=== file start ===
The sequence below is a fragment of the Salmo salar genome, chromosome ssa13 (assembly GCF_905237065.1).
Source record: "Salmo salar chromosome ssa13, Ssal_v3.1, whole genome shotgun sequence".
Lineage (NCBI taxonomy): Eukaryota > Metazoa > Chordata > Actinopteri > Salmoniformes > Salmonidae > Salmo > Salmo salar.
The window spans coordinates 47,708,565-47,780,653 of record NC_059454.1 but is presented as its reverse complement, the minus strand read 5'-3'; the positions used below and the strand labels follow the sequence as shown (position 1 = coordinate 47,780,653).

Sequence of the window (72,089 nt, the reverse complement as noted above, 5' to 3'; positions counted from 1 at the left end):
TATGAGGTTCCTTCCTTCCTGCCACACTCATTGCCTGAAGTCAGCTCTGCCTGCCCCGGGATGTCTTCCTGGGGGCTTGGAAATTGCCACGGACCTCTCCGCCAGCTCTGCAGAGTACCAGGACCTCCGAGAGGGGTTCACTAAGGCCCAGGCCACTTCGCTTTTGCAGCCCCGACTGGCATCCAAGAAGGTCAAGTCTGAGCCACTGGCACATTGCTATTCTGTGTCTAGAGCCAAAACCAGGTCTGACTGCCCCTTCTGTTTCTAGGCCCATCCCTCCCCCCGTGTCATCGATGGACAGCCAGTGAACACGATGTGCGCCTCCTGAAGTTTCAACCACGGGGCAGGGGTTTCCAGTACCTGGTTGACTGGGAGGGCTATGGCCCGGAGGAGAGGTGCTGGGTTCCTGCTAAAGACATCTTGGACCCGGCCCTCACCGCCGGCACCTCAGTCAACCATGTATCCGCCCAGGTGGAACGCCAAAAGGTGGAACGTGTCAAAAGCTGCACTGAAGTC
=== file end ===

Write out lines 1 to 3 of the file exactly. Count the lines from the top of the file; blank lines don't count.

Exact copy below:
The sequence below is a fragment of the Salmo salar genome, chromosome ssa13 (assembly GCF_905237065.1).
Source record: "Salmo salar chromosome ssa13, Ssal_v3.1, whole genome shotgun sequence".
Lineage (NCBI taxonomy): Eukaryota > Metazoa > Chordata > Actinopteri > Salmoniformes > Salmonidae > Salmo > Salmo salar.